Teleologies and the Methodology of Epistemology

In David Henderson & John Greco (eds.), Epistemic Evaluation: Purposeful Epistemology. Oxford University Press. pp. 31-45 (2015)
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Abstract
The teleological approach to an epistemic concept investigates it by asking questions such as ‘what is the purpose of the concept?’, ‘What role has it played in the past?’, or ‘If we imagine a society without the concept, why would they feel the need to invent it?’ The idea behind the teleological approach is that examining the function of the concept illuminates the contours of the concept itself. This approach is a relatively new development in epistemology, and as yet there are few works examining it. This paper aims to fill this gap and engender further understanding of the teleological method. I first contrast the teleological method with more orthodox approaches in epistemology. I then draw a three-way taxonomy of different kinds of teleological approach and provide an example of each kind. The teleological approach is often presented as antithetical to the more orthodox approaches in epistemology, and so in competition with them. I demur. I argue that the methods can be fruitfully combined in epistemological theorising; in the final section I suggest specific ways the teleological approach can be incorporated alongside more orthodox methods in a general methodological reflective equilibrium.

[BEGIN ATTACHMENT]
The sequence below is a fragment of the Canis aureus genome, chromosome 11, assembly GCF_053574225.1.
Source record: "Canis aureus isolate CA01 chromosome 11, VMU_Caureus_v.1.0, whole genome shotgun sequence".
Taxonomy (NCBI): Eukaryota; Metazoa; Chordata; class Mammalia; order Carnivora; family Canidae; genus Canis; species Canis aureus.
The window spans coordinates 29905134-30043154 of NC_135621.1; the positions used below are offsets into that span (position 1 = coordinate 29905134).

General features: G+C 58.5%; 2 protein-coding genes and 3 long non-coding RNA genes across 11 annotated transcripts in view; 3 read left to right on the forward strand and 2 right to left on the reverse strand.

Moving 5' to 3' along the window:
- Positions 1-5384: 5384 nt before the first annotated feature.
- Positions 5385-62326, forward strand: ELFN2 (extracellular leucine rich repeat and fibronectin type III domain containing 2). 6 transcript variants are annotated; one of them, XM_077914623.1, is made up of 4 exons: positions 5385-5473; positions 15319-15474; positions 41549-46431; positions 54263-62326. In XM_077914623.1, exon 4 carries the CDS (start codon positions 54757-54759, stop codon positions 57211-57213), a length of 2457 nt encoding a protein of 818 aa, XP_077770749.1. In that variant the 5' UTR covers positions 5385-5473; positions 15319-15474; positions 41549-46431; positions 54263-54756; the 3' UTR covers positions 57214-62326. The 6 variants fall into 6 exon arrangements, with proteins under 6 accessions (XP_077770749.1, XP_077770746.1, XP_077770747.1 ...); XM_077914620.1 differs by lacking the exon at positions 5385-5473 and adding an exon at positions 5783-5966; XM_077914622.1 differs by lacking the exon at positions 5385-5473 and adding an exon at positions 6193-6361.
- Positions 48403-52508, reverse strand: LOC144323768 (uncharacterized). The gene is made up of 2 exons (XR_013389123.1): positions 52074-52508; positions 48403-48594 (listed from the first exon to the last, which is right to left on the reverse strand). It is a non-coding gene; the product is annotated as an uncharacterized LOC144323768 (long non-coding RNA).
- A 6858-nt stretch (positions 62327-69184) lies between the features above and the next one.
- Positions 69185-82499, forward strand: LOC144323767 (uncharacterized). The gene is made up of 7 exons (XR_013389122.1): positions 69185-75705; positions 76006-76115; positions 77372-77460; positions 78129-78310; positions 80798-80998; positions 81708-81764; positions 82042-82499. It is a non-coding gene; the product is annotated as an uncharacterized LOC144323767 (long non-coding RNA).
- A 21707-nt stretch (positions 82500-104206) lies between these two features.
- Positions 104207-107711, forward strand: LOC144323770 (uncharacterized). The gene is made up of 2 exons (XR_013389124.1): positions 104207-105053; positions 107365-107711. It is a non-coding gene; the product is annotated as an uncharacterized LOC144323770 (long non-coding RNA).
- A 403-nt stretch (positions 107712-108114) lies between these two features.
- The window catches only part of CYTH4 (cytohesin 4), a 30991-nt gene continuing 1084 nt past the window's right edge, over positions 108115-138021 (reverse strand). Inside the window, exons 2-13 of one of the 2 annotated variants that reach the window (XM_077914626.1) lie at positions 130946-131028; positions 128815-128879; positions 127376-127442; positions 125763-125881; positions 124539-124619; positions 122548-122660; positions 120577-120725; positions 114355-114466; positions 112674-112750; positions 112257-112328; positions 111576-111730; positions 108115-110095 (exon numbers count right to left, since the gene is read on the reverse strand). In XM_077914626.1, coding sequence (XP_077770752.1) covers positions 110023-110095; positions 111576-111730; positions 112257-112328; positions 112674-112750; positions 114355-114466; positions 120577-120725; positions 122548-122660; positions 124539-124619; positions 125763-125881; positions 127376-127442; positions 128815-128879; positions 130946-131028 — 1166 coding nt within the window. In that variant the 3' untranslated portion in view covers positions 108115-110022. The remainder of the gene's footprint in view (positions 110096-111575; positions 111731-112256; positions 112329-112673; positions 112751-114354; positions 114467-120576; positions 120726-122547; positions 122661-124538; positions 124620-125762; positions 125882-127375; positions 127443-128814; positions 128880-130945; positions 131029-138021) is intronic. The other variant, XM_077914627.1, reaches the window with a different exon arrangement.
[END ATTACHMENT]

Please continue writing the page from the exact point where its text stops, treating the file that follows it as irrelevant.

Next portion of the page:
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Archival date: 2016-05-06
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References found in this work BETA
Virtue Epistemology.Turri, John; Alfano, Mark & Greco, John

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Citations of this work BETA
The Genealogical Method in Epistemology.Kusch, Martin & McKenna, Robin

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